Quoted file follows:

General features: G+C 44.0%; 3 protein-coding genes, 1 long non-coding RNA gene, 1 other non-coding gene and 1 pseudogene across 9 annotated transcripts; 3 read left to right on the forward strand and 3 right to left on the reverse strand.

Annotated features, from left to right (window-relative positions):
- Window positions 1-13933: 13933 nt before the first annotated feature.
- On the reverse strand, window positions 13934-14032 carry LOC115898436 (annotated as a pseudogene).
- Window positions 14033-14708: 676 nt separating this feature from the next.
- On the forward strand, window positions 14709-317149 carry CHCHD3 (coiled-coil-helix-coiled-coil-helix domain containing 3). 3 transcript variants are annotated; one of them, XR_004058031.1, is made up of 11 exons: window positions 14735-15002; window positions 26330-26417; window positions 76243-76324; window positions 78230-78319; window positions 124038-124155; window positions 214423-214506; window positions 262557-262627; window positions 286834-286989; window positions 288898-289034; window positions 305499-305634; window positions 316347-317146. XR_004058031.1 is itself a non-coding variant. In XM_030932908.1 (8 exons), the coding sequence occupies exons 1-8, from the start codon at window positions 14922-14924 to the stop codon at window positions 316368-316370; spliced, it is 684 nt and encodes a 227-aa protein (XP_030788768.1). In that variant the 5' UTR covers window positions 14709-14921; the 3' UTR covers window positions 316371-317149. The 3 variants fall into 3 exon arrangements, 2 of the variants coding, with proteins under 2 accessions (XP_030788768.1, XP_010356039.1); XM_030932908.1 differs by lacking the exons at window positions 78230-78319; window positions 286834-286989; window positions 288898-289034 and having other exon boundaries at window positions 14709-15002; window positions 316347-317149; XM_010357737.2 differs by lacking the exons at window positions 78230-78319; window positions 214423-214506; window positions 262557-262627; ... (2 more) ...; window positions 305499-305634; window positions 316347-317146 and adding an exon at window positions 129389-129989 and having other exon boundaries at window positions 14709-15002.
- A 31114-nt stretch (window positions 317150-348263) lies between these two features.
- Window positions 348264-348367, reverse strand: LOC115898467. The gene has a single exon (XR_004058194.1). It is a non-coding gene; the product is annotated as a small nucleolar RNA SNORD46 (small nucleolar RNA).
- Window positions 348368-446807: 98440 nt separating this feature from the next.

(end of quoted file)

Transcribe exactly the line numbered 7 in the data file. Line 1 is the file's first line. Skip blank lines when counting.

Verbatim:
- A 31114-nt stretch (window positions 317150-348263) lies between these two features.